Taylor Swift Publicly Challenged Apple Music Without Her Label’s Approval
Taylor Swift brought Apple Music to its knees recently after publicly challenging its royalty structure — and she did so without the prior consent of her record label, Big Machine.
Swift posted an open letter in June, explaining her recent decision not to allow her current album, 1989, to be available on the streaming service. Her objection hinged on the policy that Apple would offer three free months of streaming for new subscribers, and would not pay writers, producers or artists for any of the streams on their songs for those three months.
“This is about the new artist or band that has just released their first single and will not be paid for its success," Swift argued. "This is about the young songwriter who just got his or her first cut and thought that the royalties from that would get them out of debt. This is about the producer who works tirelessly to innovate and create, just like the innovators and creators at Apple are pioneering in their field…but will not get paid for a quarter of a year’s worth of plays on his or her songs.”
In an interview at a recent tech conference, BMLG head Scott Borchetta admitted that he did not know Swift was going to make that move. It ended up playing right into his own plans.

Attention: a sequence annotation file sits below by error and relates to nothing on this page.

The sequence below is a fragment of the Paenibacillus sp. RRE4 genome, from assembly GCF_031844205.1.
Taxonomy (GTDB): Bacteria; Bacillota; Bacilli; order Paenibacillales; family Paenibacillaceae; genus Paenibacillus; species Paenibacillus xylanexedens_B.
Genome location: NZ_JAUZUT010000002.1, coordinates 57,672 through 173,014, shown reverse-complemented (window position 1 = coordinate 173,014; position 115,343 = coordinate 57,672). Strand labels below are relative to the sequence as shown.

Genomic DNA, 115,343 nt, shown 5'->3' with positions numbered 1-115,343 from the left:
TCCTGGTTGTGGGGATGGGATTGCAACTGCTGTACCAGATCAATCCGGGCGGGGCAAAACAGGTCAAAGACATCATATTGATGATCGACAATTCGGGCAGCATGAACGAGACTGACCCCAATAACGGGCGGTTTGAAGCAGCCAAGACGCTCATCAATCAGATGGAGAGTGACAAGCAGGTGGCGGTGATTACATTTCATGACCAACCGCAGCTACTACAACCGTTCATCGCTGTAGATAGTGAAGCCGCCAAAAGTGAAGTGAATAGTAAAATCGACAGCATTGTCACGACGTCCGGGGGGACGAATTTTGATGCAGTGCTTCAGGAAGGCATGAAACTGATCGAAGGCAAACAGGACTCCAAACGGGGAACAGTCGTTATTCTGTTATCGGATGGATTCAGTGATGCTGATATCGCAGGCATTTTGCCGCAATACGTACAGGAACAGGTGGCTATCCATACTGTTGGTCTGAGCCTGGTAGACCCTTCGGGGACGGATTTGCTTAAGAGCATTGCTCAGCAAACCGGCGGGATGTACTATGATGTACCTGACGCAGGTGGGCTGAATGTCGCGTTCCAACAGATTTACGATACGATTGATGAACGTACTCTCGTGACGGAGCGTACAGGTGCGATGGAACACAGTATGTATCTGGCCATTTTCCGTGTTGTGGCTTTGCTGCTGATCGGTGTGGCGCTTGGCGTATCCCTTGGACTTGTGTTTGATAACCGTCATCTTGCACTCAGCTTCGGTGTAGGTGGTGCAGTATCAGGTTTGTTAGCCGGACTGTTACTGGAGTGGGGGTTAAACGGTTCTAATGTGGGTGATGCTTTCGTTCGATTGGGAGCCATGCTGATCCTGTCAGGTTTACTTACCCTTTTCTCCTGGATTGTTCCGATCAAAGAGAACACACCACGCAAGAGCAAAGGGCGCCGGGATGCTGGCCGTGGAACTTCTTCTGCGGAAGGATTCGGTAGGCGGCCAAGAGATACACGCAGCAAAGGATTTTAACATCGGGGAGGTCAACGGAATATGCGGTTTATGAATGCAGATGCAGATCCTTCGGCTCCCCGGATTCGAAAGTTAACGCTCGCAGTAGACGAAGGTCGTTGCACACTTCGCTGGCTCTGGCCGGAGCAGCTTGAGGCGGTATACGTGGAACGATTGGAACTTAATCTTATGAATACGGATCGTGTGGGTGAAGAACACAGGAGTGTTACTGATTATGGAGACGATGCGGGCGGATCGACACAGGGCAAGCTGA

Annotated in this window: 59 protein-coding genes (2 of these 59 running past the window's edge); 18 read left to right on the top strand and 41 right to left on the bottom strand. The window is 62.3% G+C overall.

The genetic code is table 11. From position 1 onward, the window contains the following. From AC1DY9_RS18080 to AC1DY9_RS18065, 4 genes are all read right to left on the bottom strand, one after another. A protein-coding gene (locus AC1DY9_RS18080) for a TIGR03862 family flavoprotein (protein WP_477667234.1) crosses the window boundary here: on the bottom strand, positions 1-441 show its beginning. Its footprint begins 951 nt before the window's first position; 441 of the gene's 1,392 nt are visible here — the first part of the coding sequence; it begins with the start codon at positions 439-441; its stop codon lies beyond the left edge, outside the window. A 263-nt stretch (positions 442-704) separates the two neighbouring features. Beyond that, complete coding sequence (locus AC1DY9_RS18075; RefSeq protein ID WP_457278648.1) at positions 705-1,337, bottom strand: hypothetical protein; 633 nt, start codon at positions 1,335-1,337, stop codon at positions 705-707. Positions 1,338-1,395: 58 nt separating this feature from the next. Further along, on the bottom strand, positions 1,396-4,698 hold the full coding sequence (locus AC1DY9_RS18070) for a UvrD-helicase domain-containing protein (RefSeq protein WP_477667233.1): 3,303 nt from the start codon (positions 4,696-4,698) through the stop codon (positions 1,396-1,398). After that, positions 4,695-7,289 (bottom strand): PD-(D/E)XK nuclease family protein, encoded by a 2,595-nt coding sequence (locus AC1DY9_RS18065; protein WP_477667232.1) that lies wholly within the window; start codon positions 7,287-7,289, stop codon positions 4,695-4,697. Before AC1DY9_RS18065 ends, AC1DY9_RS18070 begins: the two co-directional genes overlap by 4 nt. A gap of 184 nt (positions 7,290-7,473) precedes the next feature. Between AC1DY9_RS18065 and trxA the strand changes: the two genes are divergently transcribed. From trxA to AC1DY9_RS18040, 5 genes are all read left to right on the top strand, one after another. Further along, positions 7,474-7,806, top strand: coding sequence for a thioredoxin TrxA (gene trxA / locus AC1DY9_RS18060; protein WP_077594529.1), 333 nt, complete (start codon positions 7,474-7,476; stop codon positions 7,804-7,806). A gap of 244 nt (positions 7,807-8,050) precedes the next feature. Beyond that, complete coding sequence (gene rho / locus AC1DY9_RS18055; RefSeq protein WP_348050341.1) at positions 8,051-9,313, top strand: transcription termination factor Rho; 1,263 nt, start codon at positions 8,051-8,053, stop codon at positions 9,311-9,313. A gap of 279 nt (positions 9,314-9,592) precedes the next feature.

“The conversation started with myself and the executives of Apple, just as a label group conversation of ‘I can’t support this. You need to pay us from the first stream,’” Borchetta said (quote via Diffuser.fm). “And those conversations were leading up to the weekend where Taylor posted the blog."
He adds, “She and I hadn’t spoken that week, so she literally texted me, [and] she said, ‘Don’t be mad,’ with the link. I said, ‘You don’t have any idea how good your timing is right now.'"
The letter went viral, and within hours Apple announced it would change its policy.
“When I woke up this morning and saw what Taylor had written, it really solidified that we needed a change,” Apple executive Eddy Cue said. “And so that’s why we decided we will now pay artists during the trial period.”
Borchetta is proud to credit his artist for the change.
“Everyone was fighting that fight,” he says. “There was a huge fight going on behind the scenes. I think that Taylor pushed it over the edge.”
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